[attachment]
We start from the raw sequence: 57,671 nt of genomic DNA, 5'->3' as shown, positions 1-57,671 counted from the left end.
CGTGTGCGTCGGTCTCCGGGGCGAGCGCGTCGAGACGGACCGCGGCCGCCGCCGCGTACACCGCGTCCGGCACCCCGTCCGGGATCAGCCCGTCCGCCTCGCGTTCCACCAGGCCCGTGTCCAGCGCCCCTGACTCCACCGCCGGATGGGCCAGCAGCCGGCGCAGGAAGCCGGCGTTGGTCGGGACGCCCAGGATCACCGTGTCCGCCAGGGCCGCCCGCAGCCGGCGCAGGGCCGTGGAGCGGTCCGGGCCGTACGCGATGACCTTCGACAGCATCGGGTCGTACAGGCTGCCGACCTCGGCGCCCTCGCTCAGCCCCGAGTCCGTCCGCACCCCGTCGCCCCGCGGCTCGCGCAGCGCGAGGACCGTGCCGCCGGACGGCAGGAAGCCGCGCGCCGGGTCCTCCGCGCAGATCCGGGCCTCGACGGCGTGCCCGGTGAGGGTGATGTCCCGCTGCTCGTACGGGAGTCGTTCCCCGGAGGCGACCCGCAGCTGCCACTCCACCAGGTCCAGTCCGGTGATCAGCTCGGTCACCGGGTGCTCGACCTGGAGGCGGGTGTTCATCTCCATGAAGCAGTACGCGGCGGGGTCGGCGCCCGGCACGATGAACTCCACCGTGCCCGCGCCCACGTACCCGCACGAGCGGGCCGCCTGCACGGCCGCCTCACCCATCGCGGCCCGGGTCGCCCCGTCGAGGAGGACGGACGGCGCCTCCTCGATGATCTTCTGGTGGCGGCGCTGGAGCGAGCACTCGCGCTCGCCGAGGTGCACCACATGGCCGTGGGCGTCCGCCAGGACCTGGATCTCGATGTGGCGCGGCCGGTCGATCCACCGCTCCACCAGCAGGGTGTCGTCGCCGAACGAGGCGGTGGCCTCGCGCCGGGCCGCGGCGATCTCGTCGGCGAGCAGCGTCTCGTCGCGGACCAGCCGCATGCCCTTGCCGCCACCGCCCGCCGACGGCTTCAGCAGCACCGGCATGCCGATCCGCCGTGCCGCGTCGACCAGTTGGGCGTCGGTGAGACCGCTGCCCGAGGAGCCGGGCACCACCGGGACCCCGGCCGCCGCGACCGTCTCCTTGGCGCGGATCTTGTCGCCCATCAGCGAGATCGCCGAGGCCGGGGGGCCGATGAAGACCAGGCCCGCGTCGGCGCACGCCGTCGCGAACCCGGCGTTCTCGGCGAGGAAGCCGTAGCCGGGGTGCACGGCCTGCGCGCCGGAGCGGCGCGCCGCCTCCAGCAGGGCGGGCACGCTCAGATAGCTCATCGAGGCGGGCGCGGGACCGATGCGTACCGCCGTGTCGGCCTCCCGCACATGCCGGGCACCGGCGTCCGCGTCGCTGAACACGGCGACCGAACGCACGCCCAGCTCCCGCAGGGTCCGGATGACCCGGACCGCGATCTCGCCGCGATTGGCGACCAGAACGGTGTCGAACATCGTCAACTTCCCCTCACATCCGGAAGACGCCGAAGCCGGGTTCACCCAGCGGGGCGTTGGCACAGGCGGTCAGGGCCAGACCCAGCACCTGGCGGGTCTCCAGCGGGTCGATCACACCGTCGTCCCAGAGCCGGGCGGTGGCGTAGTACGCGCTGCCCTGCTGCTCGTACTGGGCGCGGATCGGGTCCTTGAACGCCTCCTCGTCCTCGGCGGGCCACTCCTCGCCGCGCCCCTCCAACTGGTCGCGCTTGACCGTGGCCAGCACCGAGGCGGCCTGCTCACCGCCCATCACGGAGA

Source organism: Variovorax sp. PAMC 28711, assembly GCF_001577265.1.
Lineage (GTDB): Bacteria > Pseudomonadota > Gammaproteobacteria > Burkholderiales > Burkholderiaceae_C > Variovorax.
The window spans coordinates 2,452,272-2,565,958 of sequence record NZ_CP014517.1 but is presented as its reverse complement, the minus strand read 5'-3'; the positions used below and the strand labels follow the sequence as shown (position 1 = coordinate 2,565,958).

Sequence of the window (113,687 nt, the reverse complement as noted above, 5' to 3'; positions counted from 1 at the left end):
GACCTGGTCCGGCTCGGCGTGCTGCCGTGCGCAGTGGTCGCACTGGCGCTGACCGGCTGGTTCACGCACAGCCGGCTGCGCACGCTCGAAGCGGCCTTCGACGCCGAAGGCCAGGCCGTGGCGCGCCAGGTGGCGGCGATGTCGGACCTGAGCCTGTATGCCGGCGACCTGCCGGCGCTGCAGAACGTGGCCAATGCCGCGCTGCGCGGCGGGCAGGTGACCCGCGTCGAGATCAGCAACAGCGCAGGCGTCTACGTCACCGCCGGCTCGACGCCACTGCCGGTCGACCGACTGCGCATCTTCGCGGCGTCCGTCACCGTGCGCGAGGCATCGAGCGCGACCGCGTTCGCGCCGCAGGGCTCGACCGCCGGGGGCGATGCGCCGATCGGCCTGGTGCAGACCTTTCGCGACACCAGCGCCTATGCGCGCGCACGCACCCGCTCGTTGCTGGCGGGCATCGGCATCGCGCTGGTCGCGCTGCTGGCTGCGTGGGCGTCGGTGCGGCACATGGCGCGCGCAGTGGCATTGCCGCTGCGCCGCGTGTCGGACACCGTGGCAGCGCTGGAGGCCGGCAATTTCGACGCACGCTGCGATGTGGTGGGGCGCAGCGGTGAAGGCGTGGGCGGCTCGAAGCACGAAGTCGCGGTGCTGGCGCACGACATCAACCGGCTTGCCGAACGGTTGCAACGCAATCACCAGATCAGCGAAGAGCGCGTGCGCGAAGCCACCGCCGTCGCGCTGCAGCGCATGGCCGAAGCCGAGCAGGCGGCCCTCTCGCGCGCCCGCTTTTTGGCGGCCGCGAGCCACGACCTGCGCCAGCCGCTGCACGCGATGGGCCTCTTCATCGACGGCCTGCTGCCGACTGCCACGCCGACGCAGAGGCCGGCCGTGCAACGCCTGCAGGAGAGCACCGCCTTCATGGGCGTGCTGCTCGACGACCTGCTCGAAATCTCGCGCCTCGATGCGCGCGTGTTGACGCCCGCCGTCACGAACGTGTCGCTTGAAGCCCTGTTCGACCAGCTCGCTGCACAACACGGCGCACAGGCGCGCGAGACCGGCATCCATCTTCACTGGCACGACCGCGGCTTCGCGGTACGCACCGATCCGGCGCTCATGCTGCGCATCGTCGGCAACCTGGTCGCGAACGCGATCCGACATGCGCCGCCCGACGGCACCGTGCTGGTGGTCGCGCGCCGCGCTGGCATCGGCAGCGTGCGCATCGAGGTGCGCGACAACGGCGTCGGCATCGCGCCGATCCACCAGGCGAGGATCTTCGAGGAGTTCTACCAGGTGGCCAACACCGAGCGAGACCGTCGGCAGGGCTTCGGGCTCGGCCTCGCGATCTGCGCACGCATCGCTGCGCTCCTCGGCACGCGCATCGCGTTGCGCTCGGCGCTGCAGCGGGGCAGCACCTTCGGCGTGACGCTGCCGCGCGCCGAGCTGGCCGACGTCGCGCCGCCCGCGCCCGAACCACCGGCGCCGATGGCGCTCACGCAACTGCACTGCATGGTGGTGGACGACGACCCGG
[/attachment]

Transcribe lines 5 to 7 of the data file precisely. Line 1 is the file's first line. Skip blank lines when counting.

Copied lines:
The window spans coordinates 2,452,272-2,565,958 of sequence record NZ_CP014517.1 but is presented as its reverse complement, the minus strand read 5'-3'; the positions used below and the strand labels follow the sequence as shown (position 1 = coordinate 2,565,958).

Sequence of the window (113,687 nt, the reverse complement as noted above, 5' to 3'; positions counted from 1 at the left end):
GACCTGGTCCGGCTCGGCGTGCTGCCGTGCGCAGTGGTCGCACTGGCGCTGACCGGCTGGTTCACGCACAGCCGGCTGCGCACGCTCGAAGCGGCCTTCGACGCCGAAGGCCAGGCCGTGGCGCGCCAGGTGGCGGCGATGTCGGACCTGAGCCTGTATGCCGGCGACCTGCCGGCGCTGCAGAACGTGGCCAATGCCGCGCTGCGCGGCGGGCAGGTGACCCGCGTCGAGATCAGCAACAGCGCAGGCGTCTACGTCACCGCCGGCTCGACGCCACTGCCGGTCGACCGACTGCGCATCTTCGCGGCGTCCGTCACCGTGCGCGAGGCATCGAGCGCGACCGCGTTCGCGCCGCAGGGCTCGACCGCCGGGGGCGATGCGCCGATCGGCCTGGTGCAGACCTTTCGCGACACCAGCGCCTATGCGCGCGCACGCACCCGCTCGTTGCTGGCGGGCATCGGCATCGCGCTGGTCGCGCTGCTGGCTGCGTGGGCGTCGGTGCGGCACATGGCGCGCGCAGTGGCATTGCCGCTGCGCCGCGTGTCGGACACCGTGGCAGCGCTGGAGGCCGGCAATTTCGACGCACGCTGCGATGTGGTGGGGCGCAGCGGTGAAGGCGTGGGCGGCTCGAAGCACGAAGTCGCGGTGCTGGCGCACGACATCAACCGGCTTGCCGAACGGTTGCAACGCAATCACCAGATCAGCGAAGAGCGCGTGCGCGAAGCCACCGCCGTCGCGCTGCAGCGCATGGCCGAAGCCGAGCAGGCGGCCCTCTCGCGCGCCCGCTTTTTGGCGGCCGCGAGCCACGACCTGCGCCAGCCGCTGCACGCGATGGGCCTCTTCATCGACGGCCTGCTGCCGACTGCCACGCCGACGCAGAGGCCGGCCGTGCAACGCCTGCAGGAGAGCACCGCCTTCATGGGCGTGCTGCTCGACGACCTGCTCGAAATCTCGCGCCTCGATGCGCGCGTGTTGACGCCCGCCGTCACGAACGTGTCGCTTGAAGCCCTGTTCGACCAGCTCGCTGCACAACACGGCGCACAGGCGCGCGAGACCGGCATCCATCTTCACTGGCACGACCGCGGCTTCGCGGTACGCACCGATCCGGCGCTCATGCTGCGCATCGTCGGCAACCTGGTCGCGAACGCGATCCGACATGCGCCGCCCGACGGCACCGTGCTGGTGGTCGCGCGCCGCGCTGGCATCGGCAGCGTGCGCATCGAGGTGCGCGACAACGGCGTCGGCATCGCGCCGATCCACCAGGCGAGGATCTTCGAGGAGTTCTACCAGGTGGCCAACACCGAGCGAGACCGTCGGCAGGGCTTCGGGCTCGGCCTCGCGATCTGCGCACGCATCGCTGCGCTCCTCGGCACGCGCATCGCGTTGCGCTCGGCGCTGCAGCGGGGCAGCACCTTCGGCGTGACGCTGCCGCGCGCCGAGCTGGCCGACGTCGCGCCGCCCGCGCCCGAACCACCGGCGCCGATGGCGCTCACGCAACTGCACTGCATGGTGGTGGACGACGACCCGG